Davie McPhail demonstrates how to tie Frank Sawyer’s Killer Bug in this fly tying video tutorial.
The Origin of Frank Sawyer’s Killer Bug
Frank Sawyer originally developed the Killer Bug (in the 1930’s) to eradicate grayling from the river Avon where he worked as the river keeper. Reportedly, the Killer Bug, which was tied to imitate a scud, was more effective than even netting or electro-fishing – hence the name Killer Bug. Now that’s a ringing endorsement if I ever heard one!
Killer Bug Material List
Hook: Kamasan B170, size 12
Thread: Fine Copper Wire
Body: Chadwick’s 477 Wool Yarn
Ok, so that’s a pretty simple material list, right? The catch is that Chadwick’s 477 hasn’t been manufactured in over 40 years and is damn near impossible to find, save the occasional card that shows up on eBay now and again and usually goes for over a $100 bucks. Ouch!
Veniard’s does sell a Killer Bug Yarn substitute, but some say it lacks the color changing property that Frank Sawyer claimed made Chadwick’s 477 so effective. See, the original Chadwick’s 477 completely changed colour when wet from a greyish brown to a pinkish tan due to red fibers present in the wool, which presumably better matched the scuds he was imitating. All is not lost though, there are other options.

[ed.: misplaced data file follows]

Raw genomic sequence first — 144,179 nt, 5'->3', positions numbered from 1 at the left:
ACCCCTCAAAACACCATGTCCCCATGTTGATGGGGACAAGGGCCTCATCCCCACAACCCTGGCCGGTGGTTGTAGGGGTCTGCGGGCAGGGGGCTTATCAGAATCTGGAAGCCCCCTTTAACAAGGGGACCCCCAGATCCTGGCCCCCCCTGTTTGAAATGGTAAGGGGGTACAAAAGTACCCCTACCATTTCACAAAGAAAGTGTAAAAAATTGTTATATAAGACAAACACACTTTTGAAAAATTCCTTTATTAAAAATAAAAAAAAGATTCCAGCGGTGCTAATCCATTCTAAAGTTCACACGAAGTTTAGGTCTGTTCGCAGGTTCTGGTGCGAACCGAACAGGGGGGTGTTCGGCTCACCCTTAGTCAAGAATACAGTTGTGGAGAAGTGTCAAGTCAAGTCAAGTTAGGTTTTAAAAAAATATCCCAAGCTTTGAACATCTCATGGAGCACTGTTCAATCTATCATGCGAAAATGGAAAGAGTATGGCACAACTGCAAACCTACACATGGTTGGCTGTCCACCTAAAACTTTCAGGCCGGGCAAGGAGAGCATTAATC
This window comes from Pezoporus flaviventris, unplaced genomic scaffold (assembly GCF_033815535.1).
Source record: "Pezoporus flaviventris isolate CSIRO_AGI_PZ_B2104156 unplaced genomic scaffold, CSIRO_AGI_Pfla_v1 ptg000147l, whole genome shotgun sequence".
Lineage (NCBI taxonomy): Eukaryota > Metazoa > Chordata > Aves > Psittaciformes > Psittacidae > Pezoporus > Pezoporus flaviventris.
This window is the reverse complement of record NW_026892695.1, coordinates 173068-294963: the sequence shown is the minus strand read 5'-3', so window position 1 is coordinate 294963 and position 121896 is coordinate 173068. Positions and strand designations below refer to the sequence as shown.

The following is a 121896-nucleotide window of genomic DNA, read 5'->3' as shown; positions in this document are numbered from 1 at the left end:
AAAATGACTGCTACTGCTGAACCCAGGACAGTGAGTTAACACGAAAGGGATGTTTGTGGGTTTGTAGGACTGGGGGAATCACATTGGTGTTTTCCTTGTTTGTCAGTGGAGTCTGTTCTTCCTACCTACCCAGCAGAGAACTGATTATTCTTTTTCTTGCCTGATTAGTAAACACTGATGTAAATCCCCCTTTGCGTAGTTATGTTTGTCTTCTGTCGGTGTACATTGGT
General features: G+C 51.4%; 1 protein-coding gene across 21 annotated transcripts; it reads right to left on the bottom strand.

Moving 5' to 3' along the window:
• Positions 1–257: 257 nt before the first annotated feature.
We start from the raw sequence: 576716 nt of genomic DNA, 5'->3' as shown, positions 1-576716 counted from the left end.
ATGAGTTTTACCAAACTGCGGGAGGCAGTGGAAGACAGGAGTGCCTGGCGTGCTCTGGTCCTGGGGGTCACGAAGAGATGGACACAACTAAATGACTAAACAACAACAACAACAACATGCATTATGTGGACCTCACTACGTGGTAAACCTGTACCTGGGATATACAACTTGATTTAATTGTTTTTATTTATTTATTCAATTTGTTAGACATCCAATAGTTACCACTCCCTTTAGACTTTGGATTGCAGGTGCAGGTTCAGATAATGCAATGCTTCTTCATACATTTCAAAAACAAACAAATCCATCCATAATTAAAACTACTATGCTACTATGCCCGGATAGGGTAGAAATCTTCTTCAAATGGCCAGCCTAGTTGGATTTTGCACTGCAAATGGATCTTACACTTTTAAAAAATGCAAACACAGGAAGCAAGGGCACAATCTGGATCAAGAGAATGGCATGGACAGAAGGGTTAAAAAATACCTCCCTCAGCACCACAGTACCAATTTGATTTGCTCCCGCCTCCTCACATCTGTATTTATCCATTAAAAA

In particular some folks have reported good success with Jamieson’s Shetland Spindrift Yarn in either Sand or Oyster which does contain those magical red fibers and changes color when wet. Jamieson’s Shetland Spindrift is available in many stores that carry knitting supplies and online.
Killer Bug – Scud or Crane Fly Larva Imitation?
While the Killer Bug was intended to imitate a scud it bears a striking resemblance to a crane fly larva or visa-versa I suppose. Given the ubiquitous distribution of crane flies throughout the world and that they are a favored food source of trout, particularly in the winter, I wonder if the Killer Bug is actually a better crane fly larva imitation than it is a scud imitation. Either way, the Killer Bug works!